In a controlled trial, cocoa powder was found to significantly decrease oxidized LDL (“bad” cholesterol) cholesterol in men. It also increased HDL and lowered total LDL in men with elevated cholesterol.
Cocoa lowers oxidized LDL. It contains an abundance of powerful antioxidants that do make it into the bloodstream and protect lipoproteins against oxidative damage.
Bottom Line: Dark chocolate improves several important risk factors for disease. It lowers the susceptibility of LDL to oxidative damage while increasing HDL and improving insulin sensitivity.
5. Dark Chocolate May Lower The Risk of Cardiovascular Disease
The compounds in dark chocolate appear to be highly protective against the oxidation of LDL. In the long term, this should cause much less cholesterol to lodge in the arteries and we should see a lower risk of heart disease over the long term.
Several long-term observational studies that show a fairly drastic improvement.
In a study of 470 elderly men, cocoa was found to reduce the risk of cardiovascular death by a whopping 50% over a 15 year period.
Another study revealed that eating chocolate 2 or more times per week lowered the risk of having calcified plaque in the arteries by 32%. Eating chocolate less frequently had no effect.
Yet another study showed that chocolate 5+ times per week lowered the risk of cardiovascular disease by 57%.
Of course, these 3 studies are so-called observational studies that cannot prove that it was the chocolate that caused the reduction in risk.
However, given that we have a biological mechanism (lower blood pressure and oxidized LDL) then I find it plausible that regular consumption of dark chocolate can in fact reduce the risk of heart disease.
Bottom Line: Observational studies show a drastic reduction in heart disease risk for the people who consume the most chocolate.
6. Dark Chocolate May Protect Your Skin Against The Sun
The bioactive compounds, called flavonols, in dark chocolate may also be great for your skin.
The flavonols in dark chocolate can protect against sun-induced damage, improve blood flow to the skin and increase skin density and hydration.
If you’re planning on a beach vacation, consider loading up on dark chocolate in the prior weeks and months. In one 30 person study, the MED (the minimum amount of UVB rays required to cause redness in the skin, 24 hours after exposure), more than doubled after they had been consuming dark chocolate high in flavanols for 12 weeks.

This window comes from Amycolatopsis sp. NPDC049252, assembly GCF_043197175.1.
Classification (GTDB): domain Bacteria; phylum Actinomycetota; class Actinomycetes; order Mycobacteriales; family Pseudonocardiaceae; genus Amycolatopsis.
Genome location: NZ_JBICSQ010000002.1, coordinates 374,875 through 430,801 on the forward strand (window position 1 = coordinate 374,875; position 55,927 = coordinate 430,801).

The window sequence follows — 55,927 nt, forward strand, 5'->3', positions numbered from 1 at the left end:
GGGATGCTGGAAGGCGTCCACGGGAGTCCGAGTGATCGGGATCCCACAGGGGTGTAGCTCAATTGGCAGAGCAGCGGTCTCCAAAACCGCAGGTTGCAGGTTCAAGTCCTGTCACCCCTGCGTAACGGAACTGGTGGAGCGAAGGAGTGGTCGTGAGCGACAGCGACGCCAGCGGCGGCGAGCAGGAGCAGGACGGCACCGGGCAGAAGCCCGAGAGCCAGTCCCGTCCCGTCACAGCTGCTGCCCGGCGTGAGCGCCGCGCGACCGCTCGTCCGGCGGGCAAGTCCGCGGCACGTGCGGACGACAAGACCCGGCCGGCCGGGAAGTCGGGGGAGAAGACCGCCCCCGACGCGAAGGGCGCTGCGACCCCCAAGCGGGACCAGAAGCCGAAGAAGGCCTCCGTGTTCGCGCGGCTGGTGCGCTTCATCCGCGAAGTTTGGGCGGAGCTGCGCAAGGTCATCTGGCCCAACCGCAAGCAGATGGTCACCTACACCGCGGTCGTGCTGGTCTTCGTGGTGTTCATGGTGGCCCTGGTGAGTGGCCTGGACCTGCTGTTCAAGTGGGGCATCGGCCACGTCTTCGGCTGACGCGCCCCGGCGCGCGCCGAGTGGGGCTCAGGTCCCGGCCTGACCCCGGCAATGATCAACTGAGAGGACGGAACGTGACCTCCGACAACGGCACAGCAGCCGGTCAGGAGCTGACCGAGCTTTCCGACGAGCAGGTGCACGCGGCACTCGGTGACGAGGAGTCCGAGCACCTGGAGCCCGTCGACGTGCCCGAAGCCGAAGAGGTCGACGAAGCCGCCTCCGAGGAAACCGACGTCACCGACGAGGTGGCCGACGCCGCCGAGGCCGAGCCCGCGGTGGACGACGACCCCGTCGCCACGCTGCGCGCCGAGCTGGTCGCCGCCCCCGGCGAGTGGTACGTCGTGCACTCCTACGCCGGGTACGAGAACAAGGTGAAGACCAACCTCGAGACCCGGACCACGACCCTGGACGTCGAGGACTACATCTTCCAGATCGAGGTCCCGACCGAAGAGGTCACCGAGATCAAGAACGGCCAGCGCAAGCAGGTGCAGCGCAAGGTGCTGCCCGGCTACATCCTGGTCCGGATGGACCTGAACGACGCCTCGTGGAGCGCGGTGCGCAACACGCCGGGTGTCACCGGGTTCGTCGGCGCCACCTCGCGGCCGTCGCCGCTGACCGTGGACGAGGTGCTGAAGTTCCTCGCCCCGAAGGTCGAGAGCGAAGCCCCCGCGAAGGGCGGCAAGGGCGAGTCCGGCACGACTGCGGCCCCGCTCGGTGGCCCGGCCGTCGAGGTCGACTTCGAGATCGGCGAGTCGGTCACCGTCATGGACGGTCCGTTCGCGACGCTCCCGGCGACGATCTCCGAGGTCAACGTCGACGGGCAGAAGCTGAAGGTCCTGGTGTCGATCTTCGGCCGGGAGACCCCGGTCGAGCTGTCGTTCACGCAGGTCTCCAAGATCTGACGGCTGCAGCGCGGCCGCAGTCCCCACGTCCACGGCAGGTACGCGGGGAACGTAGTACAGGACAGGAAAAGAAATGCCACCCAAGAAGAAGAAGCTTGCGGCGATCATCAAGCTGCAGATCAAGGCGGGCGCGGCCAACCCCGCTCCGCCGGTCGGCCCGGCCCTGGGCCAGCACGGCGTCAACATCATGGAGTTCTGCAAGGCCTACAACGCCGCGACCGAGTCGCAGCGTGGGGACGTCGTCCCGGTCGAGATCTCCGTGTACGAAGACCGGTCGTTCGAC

Bottom Line: Studies show that the flavanols from cocoa can improve blood flow to the skin and protect it against sun-induced damage.
7. Dark Chocolate May Improve Brain Function
The good news isn’t over yet. Dark chocolate may also improve the function of the brain.
One study of healthy volunteers showed that 5 days of consuming high-flavanol cocoa improved blood flow to the brain.
Cocoa may also significantly improve cognitive function in elderly people with mental impairment. It also improves verbal fluency and several risk factors for disease.
Cocoa also contains stimulants like caffeine and theobromine, which may be a key reason cocoa can improve brain function in the short term.
Take Home Message
There is considerable evidence that cocoa can provide powerful health benefits, being especially protective against cardiovascular disease.
But of course, this doesn’t mean people should go all out and consume lots of chocolate every day. It is still loaded with calories and easy to overeat on. Maybe have a square or two after dinner and try to really savor them.
Be aware that a lot of the chocolate on the market is not the good stuff. You need to choose quality stuff… organic, dark chocolate with 70% or higher cocoa content.
Dark chocolates often contain some sugar, but the amounts are usually small and the darker the chocolate, the less sugar it will contain.